In our legislative brief on digital rights for the Winter Session 2023, we highlight key areas of concern pertaining to digital rights and freedoms, data privacy, data protection, censorship and other concerns that require extensive deliberation in the Houses of Parliament.

6 min read

Statement: Exemption of CERT-In from the RTI Act dilutes institutional transparency and weakens individual privacy

An amendment to the Second Schedule to the RTI Act, 2005 was notified on November 24, 2023, exempting CERT-In from providing information under the Act. This move is certainly not in the public interest as it weakens the rights of the people by diluting an Act meant to empower them.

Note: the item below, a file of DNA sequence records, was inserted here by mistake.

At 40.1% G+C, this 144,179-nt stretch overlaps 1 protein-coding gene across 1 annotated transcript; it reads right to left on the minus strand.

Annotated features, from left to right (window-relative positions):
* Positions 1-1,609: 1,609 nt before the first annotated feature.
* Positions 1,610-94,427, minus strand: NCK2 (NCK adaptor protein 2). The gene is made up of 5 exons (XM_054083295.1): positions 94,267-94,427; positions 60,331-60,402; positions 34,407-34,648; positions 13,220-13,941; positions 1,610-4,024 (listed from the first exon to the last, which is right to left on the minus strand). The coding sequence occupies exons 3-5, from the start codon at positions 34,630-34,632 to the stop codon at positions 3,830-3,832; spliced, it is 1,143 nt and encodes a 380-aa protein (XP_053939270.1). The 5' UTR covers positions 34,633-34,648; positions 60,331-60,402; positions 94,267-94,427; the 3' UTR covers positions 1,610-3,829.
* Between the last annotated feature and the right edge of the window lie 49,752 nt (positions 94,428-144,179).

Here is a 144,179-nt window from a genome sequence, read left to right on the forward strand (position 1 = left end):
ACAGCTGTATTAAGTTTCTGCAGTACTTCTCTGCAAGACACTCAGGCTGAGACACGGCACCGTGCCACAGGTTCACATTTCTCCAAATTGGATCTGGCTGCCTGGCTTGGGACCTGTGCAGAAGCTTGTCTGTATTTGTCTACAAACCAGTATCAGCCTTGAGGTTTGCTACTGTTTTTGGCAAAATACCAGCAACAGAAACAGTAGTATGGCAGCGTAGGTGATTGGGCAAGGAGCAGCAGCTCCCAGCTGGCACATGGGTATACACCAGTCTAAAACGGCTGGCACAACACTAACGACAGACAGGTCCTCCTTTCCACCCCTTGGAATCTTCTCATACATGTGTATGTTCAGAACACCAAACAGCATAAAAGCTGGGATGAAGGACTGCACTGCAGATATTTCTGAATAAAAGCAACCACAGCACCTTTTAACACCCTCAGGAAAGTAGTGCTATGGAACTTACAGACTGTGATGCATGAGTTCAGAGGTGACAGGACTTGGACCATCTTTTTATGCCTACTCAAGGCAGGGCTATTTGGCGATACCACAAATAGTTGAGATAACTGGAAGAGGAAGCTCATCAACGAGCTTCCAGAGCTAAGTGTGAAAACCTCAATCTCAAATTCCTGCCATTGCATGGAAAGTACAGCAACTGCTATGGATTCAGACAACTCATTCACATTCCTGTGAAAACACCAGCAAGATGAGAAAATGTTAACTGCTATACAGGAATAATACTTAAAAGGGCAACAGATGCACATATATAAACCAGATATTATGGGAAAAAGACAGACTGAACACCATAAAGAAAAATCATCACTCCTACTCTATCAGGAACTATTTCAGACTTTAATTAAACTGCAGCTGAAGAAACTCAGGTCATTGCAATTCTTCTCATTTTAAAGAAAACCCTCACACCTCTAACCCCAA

3 min read

Broadcast Services Bill not looking like a wow: Our First Read #LetUsChill

Our First Read of the Broadcasting Services (Regulation) Bill, 2023 includes concerns over inclusion of “Over-the-Top” (“OTT”) content & digital news under MIB's regulatory ambit. We express our concerns for online free speech and journalistic freedom.

10 min read

Donate to IFF

Help IFF scale up by making a donation for digital rights. Really, when it comes to free speech online, digital privacy, net neutrality and innovation — we got your back!